For some months we have been pointing out that Irish families with variable rate mortgages are being charged 2% more than their European counterparts. For example, on an average mortgage of €200,000, they are paying €4,000 more than somebody living in France or Germany. We have called repeatedly on the Government and the Minister for Finance, Deputy Michael Noonan, to get the banks to reduce these rates but, unfortunately, to no avail. Other than AIB which dropped its rates by 0.75%, no other bank has reduced its standard variable rate mortgage. The banks' response has been as inadequate as that of the Government. The mantra from the Minister is that competition will fix it. He has encouraged people to switch banks, but competition alone will not solve this ongoing crisis. Only 712 mortgage customers switched banks in 2015, allegedly from a pool of 100,000. That in itself represents the weak, competitive nature of the mortgage market in Ireland and also illustrates that the Government is suggesting a solution that it knows is not working. Even the Central Bank accepts that there is a problem, while the Minister has washed his hands of the matter. That is unfair and unjust on families who are paying €4,000 more per year than their European counterparts. He said he wanted to wait and see if competition between the banks would decrease the rates offered. Obviously, that wait and see approach is not working and I contend it will not work. It is even harder to stomach when people read that the Exchequer is enjoying unprecedented profitability, with various windfalls, while families are struggling to pay this extra €4,000 on top of what should be their normal mortgage repayments. Does the Tánaiste believe it is fair that banks are charging Irish customers a rate that is up to 2% higher, or €4,000 more per year, on their variable standard rate mortgages? Does she agree with the Central Bank that this is a major problem? Can she honestly say she agrees with the wait and see approach to the issue adopted by Government for close on 12 months?
What I think is unfair on Irish families is that five years ago yesterday Fianna Fáil brought the troika into Ireland-----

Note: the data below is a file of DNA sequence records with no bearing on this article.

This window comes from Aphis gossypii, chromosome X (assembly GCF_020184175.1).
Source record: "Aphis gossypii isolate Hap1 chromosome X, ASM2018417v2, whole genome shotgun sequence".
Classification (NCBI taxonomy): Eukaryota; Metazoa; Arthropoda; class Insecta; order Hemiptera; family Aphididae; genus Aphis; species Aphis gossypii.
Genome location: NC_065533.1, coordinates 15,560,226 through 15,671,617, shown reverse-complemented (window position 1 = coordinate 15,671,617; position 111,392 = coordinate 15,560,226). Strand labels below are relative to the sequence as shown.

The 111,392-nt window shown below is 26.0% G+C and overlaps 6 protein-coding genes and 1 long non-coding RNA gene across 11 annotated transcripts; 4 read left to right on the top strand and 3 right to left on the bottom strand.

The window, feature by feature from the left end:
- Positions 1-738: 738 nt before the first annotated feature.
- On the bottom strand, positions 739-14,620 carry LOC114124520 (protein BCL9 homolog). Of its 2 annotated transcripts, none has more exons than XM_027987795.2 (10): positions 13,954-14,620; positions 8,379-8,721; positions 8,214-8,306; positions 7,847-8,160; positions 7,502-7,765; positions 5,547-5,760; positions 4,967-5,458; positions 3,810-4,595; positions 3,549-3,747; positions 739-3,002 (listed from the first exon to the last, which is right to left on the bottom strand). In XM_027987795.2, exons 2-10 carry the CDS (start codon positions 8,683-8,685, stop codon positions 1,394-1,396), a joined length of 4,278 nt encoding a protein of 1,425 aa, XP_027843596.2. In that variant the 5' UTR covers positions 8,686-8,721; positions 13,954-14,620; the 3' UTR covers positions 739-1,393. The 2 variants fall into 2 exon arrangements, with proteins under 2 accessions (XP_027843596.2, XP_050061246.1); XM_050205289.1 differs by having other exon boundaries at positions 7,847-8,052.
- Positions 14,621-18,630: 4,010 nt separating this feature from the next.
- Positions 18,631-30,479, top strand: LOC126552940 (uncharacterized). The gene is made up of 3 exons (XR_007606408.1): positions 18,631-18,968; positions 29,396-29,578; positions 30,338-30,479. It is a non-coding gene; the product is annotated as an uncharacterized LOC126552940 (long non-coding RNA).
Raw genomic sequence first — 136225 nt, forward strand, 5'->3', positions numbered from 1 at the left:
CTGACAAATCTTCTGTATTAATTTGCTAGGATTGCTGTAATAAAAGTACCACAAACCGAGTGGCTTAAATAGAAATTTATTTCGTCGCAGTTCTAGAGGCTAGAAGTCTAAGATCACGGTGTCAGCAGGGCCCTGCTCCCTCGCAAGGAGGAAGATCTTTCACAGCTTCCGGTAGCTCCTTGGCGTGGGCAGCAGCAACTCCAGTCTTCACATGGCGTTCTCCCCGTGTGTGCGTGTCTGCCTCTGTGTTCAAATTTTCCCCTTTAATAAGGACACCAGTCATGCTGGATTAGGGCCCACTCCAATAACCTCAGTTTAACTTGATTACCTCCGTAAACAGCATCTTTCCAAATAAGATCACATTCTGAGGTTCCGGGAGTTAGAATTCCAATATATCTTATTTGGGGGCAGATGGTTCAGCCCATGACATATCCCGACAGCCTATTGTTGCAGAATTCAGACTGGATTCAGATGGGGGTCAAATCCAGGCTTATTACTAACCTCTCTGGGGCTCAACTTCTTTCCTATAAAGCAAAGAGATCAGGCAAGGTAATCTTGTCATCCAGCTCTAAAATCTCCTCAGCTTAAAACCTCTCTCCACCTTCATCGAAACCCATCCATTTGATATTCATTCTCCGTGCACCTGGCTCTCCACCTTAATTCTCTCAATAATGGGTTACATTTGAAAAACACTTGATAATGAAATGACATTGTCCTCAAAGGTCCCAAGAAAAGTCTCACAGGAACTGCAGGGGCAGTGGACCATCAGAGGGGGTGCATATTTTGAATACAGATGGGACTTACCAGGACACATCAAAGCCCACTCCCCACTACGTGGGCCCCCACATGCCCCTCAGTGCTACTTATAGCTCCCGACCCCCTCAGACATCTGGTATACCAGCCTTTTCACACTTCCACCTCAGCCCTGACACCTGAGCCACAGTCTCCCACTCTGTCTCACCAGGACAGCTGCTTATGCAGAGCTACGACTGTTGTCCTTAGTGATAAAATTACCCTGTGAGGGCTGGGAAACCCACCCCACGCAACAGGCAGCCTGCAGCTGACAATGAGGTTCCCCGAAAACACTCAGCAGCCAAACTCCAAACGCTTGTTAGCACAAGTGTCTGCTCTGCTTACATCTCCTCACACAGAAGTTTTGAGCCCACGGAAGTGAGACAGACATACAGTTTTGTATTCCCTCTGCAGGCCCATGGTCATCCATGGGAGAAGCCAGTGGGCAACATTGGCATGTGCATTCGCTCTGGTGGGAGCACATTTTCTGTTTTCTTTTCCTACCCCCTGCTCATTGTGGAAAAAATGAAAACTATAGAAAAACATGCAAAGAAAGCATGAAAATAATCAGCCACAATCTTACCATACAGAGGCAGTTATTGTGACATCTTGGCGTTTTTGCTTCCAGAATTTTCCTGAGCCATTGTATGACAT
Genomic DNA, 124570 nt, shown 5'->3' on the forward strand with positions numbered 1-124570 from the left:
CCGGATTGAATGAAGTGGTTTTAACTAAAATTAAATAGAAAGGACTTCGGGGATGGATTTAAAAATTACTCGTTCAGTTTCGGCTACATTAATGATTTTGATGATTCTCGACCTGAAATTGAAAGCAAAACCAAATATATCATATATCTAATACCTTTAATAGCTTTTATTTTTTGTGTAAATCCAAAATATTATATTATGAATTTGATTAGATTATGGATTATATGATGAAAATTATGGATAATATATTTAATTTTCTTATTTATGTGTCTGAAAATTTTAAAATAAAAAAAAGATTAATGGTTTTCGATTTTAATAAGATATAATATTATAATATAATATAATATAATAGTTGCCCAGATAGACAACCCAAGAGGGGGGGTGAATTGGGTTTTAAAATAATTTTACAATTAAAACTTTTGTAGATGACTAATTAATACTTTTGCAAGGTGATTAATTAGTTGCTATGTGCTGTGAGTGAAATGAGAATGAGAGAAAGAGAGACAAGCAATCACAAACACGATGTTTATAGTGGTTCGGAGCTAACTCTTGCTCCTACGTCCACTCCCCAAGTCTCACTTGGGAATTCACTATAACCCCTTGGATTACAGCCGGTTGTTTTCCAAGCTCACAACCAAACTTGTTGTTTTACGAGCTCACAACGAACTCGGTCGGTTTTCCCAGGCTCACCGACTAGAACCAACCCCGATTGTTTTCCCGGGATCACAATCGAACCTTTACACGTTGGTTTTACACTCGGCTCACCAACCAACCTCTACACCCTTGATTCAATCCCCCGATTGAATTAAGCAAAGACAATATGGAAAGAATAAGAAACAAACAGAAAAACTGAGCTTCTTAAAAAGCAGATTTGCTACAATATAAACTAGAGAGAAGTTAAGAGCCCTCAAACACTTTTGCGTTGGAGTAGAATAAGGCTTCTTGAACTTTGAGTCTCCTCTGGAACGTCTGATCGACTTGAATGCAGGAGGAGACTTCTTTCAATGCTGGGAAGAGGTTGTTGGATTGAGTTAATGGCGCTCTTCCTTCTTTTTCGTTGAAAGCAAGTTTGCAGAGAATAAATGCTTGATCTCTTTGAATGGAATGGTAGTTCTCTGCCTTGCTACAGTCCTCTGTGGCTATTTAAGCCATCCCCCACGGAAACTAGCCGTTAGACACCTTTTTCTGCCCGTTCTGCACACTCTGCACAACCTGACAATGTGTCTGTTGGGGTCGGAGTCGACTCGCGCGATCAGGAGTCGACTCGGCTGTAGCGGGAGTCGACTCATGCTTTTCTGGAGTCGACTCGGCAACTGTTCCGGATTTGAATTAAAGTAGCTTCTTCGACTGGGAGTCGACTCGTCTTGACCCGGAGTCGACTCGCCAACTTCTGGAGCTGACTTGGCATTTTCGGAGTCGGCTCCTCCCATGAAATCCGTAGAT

Back on message.
-----and delivered desperate circumstances to many families across the country.
Change the record.
I say to Deputy Barry Cowen-----
The Tánaiste has been in government for five years.
We cannot hear what is going on.
The Members opposite will be going in with them.
I ask Members to, please, listen to the Tánaiste.
I agree with Deputy Barry Cowen that it has been a very difficult and long road for many Irish families. Those families who bought in the year or two before the crash generally had the benefit of tracker mortgages. In terms of what happened to the banks-----
They went bust, Joan.
-----as we know, the banks were basically-----
Bust and they are still.
They were broken by the failure of the former Taoiseach and his Minister for Finance to take any action to safeguard them.
What did you do?
You said a lot but did nothing.
Through the Chair, please, Deputy.
Cleaning up the mess.
When I appeared before the banking inquiry, I laid out what I had said and done. I gave very good advice to people. It is in everybody's interests that we have banks that are working.
What is the Tánaiste going to do about the people with variable rate mortgages?
Deputy Barry Cowen spoke about people moving their mortgages from one bank to another, but what he did not address - I do not know if he is familiar with this - was the fact that for a number of years many banks offered customers deals with improved interest rates. I do not know whether the Deputy is recommending that people should consider or take these deals-----
Will the Tánaiste share that information with us please?
They are advertised by all of the banks, particularly the two larger banking institutions where various deals have been negotiated. I am sure at a constituency level the Deputy must have dealt with people who have been exploring these deals and seeking advice on them. For many, it may not be the interest rate reduction to the level the Deputy is talking about, but many of the offerings would result in people's overall payments being reduced. The Deputy must have seen these deals being advertised by many of the banks.
Will the Tánaiste share this information with the rest of the country? Is she telling me a 2% reduction is available?
Please, Deputy, the Tánaiste has the floor.
Furthermore, as Deputy Barry Cowen knows, where people have issues and cannot cope with their mortgage repayments, we have a series of structures which we established-----
Yes, the courts. We know what they are - repossessions.
-----including the Insolvency Service of Ireland and so on. However, I assume Deputy Barry Cowen is talking about people who are paying their mortgage but want a better deal on the interest rate charged.
They deserve a better deal.
The Deputy's suggestion is that they switch mortgage provider. As he pointed out correctly, not many people have availed of mortgage switching-----
It costs money.
-----but it is important that people seek better deals which have been and are available from a number of banks in changing terms over a period of years.